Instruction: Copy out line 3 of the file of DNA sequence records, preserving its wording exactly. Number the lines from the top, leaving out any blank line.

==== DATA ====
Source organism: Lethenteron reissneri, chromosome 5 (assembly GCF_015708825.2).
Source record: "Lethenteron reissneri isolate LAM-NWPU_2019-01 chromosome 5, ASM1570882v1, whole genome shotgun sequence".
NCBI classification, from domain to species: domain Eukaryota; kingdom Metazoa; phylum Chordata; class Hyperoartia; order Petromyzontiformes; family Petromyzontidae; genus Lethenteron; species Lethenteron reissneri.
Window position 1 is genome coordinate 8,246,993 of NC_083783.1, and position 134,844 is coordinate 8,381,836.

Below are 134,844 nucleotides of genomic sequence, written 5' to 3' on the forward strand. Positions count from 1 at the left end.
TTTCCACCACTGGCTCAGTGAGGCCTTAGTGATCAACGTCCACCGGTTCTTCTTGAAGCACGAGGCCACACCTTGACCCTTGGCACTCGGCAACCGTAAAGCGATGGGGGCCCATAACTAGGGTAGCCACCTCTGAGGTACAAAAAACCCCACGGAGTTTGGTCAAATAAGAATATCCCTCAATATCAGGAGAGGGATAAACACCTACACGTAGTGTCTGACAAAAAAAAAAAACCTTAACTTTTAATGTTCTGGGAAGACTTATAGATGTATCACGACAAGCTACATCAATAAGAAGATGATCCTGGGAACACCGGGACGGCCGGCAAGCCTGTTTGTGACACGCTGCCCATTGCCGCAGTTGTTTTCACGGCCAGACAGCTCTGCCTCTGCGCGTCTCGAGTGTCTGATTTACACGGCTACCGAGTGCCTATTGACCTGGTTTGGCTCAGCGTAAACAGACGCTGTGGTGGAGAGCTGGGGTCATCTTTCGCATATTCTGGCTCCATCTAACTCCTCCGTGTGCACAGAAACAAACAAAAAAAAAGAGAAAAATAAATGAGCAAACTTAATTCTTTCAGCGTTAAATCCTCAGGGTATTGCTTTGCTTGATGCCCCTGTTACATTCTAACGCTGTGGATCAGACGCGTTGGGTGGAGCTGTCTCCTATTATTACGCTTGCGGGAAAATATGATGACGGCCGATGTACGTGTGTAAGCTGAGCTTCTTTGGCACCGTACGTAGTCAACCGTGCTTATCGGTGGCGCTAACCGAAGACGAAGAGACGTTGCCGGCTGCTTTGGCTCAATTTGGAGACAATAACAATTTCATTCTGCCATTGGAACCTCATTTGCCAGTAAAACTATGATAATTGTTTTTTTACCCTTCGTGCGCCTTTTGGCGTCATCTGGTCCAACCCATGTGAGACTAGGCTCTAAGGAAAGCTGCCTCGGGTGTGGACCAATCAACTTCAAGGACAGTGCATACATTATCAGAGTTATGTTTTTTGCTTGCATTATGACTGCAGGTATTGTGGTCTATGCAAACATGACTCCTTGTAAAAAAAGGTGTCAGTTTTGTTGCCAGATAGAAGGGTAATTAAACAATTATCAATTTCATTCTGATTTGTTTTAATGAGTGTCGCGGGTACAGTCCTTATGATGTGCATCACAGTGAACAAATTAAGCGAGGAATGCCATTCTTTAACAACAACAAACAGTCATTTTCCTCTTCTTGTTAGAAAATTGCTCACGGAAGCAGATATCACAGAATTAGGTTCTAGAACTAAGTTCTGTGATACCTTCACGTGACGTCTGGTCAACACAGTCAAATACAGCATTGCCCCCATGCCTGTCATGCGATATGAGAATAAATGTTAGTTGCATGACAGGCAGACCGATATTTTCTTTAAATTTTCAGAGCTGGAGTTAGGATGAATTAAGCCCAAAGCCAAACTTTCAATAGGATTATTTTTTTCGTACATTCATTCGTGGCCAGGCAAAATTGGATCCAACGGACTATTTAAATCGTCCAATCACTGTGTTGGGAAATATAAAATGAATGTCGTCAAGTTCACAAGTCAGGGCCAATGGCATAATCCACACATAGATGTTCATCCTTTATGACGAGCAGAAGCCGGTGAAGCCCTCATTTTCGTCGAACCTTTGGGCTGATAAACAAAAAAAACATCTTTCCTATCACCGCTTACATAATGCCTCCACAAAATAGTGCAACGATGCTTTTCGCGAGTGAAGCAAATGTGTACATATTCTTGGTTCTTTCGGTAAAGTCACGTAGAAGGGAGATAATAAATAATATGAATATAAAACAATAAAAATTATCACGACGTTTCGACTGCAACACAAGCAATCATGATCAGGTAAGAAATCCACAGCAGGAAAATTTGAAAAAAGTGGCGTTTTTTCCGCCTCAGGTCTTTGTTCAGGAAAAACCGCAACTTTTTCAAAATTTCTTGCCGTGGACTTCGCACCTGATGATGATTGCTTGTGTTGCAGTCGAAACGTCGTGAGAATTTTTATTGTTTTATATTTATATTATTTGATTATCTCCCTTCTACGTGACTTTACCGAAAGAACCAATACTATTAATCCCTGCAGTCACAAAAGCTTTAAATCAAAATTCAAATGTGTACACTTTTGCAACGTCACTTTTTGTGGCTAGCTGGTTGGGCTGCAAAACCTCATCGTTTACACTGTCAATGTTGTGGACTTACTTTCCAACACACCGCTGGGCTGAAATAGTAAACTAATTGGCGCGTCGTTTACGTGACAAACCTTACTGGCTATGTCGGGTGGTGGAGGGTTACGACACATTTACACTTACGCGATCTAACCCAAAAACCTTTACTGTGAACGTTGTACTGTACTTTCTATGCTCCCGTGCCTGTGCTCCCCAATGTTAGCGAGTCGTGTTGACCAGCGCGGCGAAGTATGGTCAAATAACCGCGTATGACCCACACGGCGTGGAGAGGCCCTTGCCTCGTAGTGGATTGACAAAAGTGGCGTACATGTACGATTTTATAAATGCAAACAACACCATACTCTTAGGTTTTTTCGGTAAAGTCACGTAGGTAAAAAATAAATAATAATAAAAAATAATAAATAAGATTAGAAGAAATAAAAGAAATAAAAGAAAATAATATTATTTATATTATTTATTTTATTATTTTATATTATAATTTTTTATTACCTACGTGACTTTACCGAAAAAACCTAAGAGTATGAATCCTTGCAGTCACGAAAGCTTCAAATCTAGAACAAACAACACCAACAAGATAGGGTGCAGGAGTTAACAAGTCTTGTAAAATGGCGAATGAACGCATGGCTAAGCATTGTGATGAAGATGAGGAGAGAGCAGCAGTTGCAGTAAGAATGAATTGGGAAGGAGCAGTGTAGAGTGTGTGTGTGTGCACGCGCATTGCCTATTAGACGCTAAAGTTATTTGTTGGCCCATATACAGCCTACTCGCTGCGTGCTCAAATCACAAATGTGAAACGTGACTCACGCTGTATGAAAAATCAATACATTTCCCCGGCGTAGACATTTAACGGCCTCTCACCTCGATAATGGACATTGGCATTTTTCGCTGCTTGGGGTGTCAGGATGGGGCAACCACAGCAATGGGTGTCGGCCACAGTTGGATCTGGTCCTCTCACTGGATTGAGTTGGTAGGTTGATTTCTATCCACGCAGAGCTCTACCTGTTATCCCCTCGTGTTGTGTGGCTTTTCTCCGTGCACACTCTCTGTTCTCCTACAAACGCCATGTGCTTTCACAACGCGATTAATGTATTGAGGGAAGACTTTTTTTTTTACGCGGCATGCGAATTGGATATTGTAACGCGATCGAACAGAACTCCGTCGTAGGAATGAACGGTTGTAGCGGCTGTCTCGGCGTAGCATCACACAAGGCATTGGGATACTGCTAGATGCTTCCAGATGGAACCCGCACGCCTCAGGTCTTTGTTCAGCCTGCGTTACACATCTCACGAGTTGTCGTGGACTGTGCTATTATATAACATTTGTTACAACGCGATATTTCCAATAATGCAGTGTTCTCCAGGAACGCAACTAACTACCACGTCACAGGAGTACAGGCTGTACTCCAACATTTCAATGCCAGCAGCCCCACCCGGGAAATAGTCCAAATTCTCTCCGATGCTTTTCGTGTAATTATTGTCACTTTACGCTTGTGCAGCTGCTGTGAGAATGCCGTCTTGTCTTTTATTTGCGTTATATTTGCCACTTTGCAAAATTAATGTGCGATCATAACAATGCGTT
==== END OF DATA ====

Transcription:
NCBI classification, from domain to species: domain Eukaryota; kingdom Metazoa; phylum Chordata; class Hyperoartia; order Petromyzontiformes; family Petromyzontidae; genus Lethenteron; species Lethenteron reissneri.